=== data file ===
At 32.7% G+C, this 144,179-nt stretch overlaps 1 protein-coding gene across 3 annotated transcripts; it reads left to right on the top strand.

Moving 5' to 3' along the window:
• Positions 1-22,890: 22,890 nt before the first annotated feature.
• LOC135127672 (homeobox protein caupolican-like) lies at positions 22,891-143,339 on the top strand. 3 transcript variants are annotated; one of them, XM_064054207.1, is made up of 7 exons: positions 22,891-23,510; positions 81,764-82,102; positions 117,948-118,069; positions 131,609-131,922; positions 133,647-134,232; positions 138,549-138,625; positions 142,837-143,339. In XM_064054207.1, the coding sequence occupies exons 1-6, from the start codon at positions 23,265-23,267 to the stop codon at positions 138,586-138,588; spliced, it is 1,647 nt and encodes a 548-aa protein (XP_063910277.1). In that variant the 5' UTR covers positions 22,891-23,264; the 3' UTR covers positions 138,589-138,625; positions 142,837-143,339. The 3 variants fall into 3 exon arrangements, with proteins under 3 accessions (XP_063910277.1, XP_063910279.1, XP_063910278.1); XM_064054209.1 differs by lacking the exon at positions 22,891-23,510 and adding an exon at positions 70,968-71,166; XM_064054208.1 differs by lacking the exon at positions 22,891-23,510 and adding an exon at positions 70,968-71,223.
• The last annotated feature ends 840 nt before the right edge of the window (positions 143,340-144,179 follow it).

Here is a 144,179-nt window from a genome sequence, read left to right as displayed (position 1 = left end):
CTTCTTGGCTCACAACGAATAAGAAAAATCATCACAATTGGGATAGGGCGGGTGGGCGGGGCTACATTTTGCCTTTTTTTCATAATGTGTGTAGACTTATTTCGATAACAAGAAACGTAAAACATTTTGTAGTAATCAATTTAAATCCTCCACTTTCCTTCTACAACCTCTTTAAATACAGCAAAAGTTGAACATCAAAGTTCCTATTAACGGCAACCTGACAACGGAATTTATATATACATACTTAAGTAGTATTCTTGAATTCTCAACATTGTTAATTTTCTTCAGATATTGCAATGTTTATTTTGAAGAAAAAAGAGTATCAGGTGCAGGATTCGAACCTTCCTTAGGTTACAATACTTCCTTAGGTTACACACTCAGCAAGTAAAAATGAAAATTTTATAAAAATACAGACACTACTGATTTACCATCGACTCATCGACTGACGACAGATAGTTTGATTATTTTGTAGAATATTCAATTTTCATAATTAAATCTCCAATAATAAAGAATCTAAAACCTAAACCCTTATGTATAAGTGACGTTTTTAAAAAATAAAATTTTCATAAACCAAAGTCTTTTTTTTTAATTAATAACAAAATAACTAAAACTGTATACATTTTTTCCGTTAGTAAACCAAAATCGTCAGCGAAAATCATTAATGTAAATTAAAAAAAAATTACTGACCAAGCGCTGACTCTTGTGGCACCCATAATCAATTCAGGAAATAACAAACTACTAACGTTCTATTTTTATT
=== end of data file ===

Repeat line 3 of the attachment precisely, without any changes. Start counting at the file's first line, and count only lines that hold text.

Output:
• Positions 1-22,890: 22,890 nt before the first annotated feature.